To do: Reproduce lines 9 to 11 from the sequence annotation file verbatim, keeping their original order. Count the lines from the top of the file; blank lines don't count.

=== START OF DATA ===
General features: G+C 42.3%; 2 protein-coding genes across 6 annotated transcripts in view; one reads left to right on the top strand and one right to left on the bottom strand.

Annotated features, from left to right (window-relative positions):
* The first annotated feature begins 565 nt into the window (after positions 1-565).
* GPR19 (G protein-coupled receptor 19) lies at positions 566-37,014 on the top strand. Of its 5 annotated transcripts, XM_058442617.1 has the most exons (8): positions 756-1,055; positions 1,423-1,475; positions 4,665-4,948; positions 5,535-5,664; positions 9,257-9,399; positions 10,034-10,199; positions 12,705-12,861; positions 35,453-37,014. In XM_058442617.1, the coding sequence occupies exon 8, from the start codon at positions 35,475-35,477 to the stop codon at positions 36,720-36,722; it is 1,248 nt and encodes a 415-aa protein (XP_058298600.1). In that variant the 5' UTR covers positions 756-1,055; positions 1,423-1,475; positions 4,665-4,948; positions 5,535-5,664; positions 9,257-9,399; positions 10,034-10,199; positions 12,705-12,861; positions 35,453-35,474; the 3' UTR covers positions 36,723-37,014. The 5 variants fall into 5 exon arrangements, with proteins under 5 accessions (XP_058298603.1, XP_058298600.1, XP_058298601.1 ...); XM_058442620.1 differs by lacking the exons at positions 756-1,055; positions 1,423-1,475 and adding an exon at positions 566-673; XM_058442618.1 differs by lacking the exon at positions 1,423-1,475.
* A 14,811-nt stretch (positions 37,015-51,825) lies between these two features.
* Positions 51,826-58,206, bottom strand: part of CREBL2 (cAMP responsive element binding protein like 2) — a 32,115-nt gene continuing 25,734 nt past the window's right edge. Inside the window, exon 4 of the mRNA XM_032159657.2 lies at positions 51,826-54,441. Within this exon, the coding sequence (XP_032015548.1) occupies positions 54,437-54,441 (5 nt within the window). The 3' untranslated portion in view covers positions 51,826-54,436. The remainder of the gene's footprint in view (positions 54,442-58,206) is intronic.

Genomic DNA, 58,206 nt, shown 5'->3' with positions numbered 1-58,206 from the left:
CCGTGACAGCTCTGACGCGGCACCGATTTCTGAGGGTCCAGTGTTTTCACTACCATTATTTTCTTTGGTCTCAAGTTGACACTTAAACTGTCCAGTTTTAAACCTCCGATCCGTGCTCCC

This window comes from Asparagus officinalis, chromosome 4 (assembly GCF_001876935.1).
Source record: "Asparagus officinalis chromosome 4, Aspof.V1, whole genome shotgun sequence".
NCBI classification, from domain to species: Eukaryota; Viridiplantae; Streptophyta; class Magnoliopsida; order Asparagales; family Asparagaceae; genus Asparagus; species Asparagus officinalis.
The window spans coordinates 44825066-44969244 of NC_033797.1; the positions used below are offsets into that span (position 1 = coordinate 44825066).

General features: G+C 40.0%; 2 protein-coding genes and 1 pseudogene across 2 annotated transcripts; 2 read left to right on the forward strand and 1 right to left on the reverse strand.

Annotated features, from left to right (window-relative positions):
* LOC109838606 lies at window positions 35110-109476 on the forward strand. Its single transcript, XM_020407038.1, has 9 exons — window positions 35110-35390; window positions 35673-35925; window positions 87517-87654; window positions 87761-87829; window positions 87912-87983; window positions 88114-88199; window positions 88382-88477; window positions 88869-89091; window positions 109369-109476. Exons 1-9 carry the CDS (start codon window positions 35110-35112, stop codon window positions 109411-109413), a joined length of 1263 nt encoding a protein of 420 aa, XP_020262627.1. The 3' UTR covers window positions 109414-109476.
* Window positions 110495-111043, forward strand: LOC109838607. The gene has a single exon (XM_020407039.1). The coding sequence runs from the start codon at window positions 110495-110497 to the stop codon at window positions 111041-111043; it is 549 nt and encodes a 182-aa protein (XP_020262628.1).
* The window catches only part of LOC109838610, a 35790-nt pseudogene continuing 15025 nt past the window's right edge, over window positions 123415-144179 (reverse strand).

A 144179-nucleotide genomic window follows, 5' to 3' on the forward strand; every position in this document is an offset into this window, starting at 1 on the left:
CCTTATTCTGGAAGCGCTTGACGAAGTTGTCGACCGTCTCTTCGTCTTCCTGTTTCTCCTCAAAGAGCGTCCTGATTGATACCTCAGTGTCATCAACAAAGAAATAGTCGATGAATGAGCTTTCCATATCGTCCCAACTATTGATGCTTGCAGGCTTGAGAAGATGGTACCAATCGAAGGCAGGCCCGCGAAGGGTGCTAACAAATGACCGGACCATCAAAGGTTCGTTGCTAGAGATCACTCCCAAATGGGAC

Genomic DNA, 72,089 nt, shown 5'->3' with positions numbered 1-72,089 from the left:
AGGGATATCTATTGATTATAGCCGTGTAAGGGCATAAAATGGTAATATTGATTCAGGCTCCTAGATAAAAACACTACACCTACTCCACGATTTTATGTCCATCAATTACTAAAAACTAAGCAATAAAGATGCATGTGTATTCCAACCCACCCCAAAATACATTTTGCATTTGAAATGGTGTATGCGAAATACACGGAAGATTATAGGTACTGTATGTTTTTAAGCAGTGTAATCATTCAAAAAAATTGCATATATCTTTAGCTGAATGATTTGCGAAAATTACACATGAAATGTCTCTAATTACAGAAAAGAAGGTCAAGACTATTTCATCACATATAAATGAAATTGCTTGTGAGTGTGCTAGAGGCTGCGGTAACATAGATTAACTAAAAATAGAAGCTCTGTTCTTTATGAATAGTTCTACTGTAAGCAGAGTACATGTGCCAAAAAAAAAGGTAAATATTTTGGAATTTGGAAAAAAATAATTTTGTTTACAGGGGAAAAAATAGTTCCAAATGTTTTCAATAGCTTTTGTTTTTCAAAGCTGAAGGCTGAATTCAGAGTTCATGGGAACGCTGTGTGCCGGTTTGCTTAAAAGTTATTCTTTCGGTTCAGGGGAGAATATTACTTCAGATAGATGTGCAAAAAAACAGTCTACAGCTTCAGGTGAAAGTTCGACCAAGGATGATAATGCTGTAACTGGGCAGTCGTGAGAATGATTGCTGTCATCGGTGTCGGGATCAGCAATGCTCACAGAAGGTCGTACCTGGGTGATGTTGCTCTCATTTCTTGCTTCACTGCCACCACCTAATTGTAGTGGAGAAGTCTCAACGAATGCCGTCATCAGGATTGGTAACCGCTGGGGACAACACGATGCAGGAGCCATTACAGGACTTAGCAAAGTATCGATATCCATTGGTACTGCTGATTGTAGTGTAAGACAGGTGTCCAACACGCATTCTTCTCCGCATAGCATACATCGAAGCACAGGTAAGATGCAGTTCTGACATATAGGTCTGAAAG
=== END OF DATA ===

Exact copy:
This window comes from Asparagus officinalis, chromosome 4 (assembly GCF_001876935.1).
Source record: "Asparagus officinalis chromosome 4, Aspof.V1, whole genome shotgun sequence".
NCBI classification, from domain to species: Eukaryota; Viridiplantae; Streptophyta; class Magnoliopsida; order Asparagales; family Asparagaceae; genus Asparagus; species Asparagus officinalis.